FDA Promotes Safe Removal Of Opioids From Homes Through New Campaign
A new public education campaign has been launched by federal health officials, which aims to help get unused opioid painkillers out of the homes of Americans, to help combat the continuing epidemic of abuse and addiction.
The FDA has launched a new campaign, “Remove the Risk,” to encourage proper disposal of prescription opioids and educate Americans about easy ways to get rid of the drugs.
In 2017, retail pharmacies dispensed more than 191 million opioid prescriptions to 60 million patients. Of those, 90% of patients reported not finishing what was prescribed to them. This potentially leaves millions of unused prescription medications in medicine cabinets and American homes, making it easier for people to misuse or abuse them.
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According to the National Survey on Drug Use and Health, half of the people who misuse opioids got them from family members or friends.
“Far too many Americans, both teens and adults, are gaining access to opioids for the first time from the medicine cabinets of their parents, relatives and friends. Millions of unused opioid pills should not be readily available and easily accessible in our homes,” said Douglas Throckmorton, M.D., deputy director of regulatory programs in the FDA’s Center for Drug Evaluation and Research.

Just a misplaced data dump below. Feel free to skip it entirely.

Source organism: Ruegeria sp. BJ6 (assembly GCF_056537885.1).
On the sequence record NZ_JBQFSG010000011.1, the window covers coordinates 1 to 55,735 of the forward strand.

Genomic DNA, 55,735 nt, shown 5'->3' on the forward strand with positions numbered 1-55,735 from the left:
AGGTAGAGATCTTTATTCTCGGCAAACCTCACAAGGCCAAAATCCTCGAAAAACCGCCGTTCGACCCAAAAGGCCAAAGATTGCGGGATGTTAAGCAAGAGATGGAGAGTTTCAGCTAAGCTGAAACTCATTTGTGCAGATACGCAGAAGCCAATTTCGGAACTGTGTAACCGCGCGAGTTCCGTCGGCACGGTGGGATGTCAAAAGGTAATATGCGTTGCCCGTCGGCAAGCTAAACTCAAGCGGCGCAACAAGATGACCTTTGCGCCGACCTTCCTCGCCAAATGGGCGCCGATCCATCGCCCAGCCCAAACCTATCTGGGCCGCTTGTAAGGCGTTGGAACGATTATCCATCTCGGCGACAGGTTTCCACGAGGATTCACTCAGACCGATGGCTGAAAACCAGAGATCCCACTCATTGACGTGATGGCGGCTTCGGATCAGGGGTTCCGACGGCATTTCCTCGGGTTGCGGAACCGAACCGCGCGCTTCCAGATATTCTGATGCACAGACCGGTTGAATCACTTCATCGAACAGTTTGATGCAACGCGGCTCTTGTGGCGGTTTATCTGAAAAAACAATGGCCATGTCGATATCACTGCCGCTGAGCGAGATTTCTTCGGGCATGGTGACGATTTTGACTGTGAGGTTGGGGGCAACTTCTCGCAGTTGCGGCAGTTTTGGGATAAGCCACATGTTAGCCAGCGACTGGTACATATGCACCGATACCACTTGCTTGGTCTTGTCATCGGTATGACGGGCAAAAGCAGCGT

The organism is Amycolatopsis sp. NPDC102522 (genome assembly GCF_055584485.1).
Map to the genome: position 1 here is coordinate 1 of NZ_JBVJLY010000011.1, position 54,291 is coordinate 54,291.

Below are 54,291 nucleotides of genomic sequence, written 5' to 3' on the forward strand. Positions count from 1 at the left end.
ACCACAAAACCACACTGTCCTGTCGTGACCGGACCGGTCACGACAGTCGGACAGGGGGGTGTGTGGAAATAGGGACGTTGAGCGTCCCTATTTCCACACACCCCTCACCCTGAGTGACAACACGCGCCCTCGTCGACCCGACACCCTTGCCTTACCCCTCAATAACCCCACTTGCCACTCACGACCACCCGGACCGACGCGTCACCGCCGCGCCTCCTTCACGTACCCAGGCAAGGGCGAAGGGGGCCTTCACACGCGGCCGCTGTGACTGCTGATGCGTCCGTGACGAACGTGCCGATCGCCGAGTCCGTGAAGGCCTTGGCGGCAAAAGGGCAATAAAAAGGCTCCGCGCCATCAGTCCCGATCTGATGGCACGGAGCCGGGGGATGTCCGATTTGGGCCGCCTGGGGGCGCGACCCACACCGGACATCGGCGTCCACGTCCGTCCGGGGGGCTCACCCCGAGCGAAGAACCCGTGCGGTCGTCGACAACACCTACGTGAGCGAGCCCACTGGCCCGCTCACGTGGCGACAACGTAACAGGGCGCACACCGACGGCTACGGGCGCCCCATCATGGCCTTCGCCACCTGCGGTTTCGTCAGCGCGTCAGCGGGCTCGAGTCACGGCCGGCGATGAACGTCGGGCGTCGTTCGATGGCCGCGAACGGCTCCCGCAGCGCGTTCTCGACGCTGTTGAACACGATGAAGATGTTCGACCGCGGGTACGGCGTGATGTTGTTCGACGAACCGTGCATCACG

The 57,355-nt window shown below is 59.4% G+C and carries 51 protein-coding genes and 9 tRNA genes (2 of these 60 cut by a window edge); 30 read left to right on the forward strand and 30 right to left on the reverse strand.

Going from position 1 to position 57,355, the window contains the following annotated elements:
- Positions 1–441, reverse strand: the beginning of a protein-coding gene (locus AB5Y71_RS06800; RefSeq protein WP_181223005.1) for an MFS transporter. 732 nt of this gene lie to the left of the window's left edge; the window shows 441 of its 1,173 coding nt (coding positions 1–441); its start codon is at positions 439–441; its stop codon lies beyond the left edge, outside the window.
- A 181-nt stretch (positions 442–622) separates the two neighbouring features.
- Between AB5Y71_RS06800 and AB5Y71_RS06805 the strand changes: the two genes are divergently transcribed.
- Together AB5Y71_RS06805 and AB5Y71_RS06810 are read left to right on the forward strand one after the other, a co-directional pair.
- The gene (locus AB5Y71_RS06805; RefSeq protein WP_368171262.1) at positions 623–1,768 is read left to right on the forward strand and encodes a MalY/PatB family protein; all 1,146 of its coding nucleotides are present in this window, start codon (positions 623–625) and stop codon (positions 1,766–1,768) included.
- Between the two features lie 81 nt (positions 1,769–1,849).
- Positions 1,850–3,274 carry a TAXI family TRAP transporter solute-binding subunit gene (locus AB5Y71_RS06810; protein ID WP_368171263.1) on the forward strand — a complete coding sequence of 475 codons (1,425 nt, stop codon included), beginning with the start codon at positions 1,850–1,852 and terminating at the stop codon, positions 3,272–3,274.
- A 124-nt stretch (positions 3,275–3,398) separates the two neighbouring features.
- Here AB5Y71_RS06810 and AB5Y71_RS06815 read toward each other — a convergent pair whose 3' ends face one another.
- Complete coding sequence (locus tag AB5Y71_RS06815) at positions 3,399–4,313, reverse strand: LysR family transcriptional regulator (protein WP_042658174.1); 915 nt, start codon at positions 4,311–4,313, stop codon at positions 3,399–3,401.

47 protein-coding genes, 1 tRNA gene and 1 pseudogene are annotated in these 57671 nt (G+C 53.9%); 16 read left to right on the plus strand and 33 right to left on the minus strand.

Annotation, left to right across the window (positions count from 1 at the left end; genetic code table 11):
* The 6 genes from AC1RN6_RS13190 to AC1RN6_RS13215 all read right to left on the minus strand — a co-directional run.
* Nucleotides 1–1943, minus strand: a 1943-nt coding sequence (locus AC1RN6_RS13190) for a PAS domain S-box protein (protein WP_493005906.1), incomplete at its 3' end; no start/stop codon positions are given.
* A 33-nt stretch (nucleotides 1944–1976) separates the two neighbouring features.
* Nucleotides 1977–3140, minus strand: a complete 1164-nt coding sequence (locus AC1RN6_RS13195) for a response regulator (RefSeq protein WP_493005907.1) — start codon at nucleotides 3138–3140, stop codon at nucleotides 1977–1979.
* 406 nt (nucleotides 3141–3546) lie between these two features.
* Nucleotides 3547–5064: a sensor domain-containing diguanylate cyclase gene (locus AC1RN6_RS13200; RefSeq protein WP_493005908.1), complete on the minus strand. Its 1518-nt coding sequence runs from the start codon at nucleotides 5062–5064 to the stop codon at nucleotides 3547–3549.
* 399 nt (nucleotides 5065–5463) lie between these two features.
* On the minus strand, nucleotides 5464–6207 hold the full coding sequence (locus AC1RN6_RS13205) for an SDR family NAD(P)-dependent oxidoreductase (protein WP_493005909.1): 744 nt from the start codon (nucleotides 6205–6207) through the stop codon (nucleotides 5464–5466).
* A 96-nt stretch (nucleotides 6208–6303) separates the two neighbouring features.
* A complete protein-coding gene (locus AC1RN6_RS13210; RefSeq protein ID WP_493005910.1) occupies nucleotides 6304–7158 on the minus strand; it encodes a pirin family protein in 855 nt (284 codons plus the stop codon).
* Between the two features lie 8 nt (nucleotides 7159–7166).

The new campaign is a part of the FDA’s larger efforts to address the ever worsening national opioid crisis, linked to doctor overprescribing and drug company kickbacks, among other factors. It is now more likely for a person to overdose from opioids than die in a car accident.
The campaign is geared toward women ages 35-64 who are more likely to take part in the household health care decisions and handle the medications in the home, including removal or disposal. It includes materials for television, radio, and print, as well as public service announcements, fact sheets, and social media graphics. The materials are free of charge for any organization working to combat the opioid crisis, including the media, healthcare providers, and consumer groups.
The effort is focused on helping Americans understand the importance of properly disposing of unused prescription narcotic medications, since opioids account for nearly 70% of all overdose deaths.
The new campaign includes updated information on safe disposal of unused prescriptions in the Disposal of Unused Medicines: What You Should Know website.
According to the FDA, the best way to dispose of unused opioids is by using medicine take-back programs offered by many pharmacies, hospitals, and law enforcement agencies. The next national Prescription Take Back Day is April 27, 2019.
“The epidemic of opioid addiction and overdose is one of the greatest public health tragedies we’re facing as a nation, and no community is immune,” said Amy Abernethy, M.D., principal deputy commissioner at the FDA. “We know that many people who misuse prescription opioids report getting them from a friend or family member. If every household removed prescription opioids once they’re no longer medically needed for their prescribed purpose it would have a major impact on the opioid crisis’ hold on American families and communities.”
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